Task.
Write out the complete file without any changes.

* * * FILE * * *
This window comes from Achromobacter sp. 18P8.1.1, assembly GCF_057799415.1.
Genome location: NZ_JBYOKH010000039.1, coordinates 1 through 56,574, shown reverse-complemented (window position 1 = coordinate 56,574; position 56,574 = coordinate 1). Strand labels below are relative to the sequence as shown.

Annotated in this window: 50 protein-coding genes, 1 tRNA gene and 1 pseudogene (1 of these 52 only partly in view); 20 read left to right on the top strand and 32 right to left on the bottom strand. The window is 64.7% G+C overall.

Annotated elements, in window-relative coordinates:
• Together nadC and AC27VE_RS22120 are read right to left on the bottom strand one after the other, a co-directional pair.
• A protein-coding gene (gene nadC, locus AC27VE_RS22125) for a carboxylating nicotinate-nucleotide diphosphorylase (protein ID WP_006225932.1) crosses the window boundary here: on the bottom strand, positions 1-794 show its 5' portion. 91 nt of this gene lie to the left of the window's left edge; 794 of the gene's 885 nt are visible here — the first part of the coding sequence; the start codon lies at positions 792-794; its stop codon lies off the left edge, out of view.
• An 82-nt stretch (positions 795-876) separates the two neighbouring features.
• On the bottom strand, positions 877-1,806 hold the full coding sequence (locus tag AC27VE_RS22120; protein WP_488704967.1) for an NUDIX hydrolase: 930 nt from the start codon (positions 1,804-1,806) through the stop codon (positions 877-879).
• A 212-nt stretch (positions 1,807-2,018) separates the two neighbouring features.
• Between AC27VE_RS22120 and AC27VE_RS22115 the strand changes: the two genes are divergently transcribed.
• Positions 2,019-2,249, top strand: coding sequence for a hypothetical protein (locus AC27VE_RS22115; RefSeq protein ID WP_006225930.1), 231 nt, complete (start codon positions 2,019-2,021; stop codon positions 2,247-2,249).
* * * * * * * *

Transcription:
This window comes from Achromobacter sp. 18P8.1.1, assembly GCF_057799415.1.
Genome location: NZ_JBYOKH010000039.1, coordinates 1 through 56,574, shown reverse-complemented (window position 1 = coordinate 56,574; position 56,574 = coordinate 1). Strand labels below are relative to the sequence as shown.

Annotated in this window: 50 protein-coding genes, 1 tRNA gene and 1 pseudogene (1 of these 52 only partly in view); 20 read left to right on the top strand and 32 right to left on the bottom strand. The window is 64.7% G+C overall.

Annotated elements, in window-relative coordinates:
• Together nadC and AC27VE_RS22120 are read right to left on the bottom strand one after the other, a co-directional pair.
• A protein-coding gene (gene nadC, locus AC27VE_RS22125) for a carboxylating nicotinate-nucleotide diphosphorylase (protein ID WP_006225932.1) crosses the window boundary here: on the bottom strand, positions 1-794 show its 5' portion. 91 nt of this gene lie to the left of the window's left edge; 794 of the gene's 885 nt are visible here — the first part of the coding sequence; the start codon lies at positions 792-794; its stop codon lies off the left edge, out of view.
• An 82-nt stretch (positions 795-876) separates the two neighbouring features.
• On the bottom strand, positions 877-1,806 hold the full coding sequence (locus tag AC27VE_RS22120; protein WP_488704967.1) for an NUDIX hydrolase: 930 nt from the start codon (positions 1,804-1,806) through the stop codon (positions 877-879).
• A 212-nt stretch (positions 1,807-2,018) separates the two neighbouring features.
• Between AC27VE_RS22120 and AC27VE_RS22115 the strand changes: the two genes are divergently transcribed.
• Positions 2,019-2,249, top strand: coding sequence for a hypothetical protein (locus AC27VE_RS22115; RefSeq protein ID WP_006225930.1), 231 nt, complete (start codon positions 2,019-2,021; stop codon positions 2,247-2,249).